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Graffiti outbreak hitting city hard

DALLAS -- A rash of graffiti incidents around Dallas in recent weeks have property owners in cleanup mode and police and code enforcement on the lookout for the "artist" or "artists" responsible.

February 27, 2013

DALLAS -- A rash of graffiti incidents around Dallas in recent weeks have property owners in cleanup mode and police and code enforcement on the lookout for the "artist" or "artists" responsible.

At least 50 incidents of graffiti, or tagging, have been reported to the city in recent weeks. City officials say the tagging isn't gang related.

"It seems to be someone who enjoys doing this," said Dallas City Manager Ron Foggin. "It's vandalism rather than communication between gangs."

Most of the graffiti is what is known as "signatures," or the way taggers identify themselves. The culprit(s) is also scrawling large mailing labels with graffiti and sticking them to objects around town.

"That's unusual, especially in a small city," Foggin said. "They haven't spared anything on this."

The person or people doing the tagging in this case don't discriminate either, using large or small areas, private and public property, as canvasses.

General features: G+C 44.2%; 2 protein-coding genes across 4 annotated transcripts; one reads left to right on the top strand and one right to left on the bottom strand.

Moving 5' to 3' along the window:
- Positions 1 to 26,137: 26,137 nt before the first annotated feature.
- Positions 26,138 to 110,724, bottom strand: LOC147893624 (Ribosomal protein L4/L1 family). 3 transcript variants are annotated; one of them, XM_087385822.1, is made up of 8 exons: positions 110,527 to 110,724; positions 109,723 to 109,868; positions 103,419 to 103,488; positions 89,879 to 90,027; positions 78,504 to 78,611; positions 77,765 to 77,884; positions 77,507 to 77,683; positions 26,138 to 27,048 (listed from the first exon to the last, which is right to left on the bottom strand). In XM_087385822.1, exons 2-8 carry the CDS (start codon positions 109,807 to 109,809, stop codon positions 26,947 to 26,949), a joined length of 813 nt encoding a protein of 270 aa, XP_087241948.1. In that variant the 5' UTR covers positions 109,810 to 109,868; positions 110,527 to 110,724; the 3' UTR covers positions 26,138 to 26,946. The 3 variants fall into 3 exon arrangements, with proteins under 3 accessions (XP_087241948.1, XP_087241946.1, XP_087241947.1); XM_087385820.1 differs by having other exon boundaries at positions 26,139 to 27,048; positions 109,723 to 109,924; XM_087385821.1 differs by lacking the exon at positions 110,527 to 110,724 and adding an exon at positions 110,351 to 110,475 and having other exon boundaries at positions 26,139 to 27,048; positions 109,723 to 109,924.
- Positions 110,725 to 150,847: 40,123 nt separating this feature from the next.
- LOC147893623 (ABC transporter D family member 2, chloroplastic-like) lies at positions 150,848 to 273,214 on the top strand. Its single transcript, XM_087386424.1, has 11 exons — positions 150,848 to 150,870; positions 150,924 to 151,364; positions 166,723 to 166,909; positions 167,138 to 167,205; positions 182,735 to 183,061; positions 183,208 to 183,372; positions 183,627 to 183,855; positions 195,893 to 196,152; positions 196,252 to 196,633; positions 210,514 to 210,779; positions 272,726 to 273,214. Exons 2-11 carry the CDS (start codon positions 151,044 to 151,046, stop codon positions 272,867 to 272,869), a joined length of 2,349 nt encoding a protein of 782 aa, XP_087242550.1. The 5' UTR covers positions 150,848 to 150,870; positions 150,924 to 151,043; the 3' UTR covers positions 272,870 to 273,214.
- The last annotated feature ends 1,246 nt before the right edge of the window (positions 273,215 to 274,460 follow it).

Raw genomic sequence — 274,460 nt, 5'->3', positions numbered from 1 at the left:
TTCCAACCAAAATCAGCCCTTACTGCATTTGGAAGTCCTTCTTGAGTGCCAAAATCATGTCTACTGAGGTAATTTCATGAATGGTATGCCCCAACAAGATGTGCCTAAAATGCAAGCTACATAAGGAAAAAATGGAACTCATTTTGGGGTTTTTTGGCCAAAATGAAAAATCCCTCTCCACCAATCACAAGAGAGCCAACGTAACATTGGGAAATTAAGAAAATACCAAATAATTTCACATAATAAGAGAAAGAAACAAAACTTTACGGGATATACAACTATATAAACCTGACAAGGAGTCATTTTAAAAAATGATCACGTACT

"They are doing a good job of spreading the love," Foggin said.

That "love" is costly to property owners and the city. Victims are responsible for cleaning up the graffiti within 48 hours from when it is discovered and the city has to investigate and document each case.

"Everybody has been quick to get it taken care of and has been proactive," Foggin said. "It's important to clean it up in a timely manner so it doesn't look like it's an epidemic."

Also, quick removal leaves the culprit with nothing to show for his or her effort.

"We want it cleaned up quickly so they can't go by and admire their work and we don't want people to try to improve upon their work," Foggin said.

Foggin is hopeful code enforcement and police investigation time will result in catching the responsible party, who could be ordered to pay restitution for the damage if convicted on charges.

Foggin said residents can help catch the tagger or taggers just by being observant. He asks people to report new graffiti or anything that seems suspicious.

"Quite a bit of tagging will result in thousands of dollars in cleanup," Foggin said. "We are really depending on the 15,000 pairs of eyes in this city to pinpoint this activity."

Anyone with information regarding this case should call Dallas Police at 503-831-3539.

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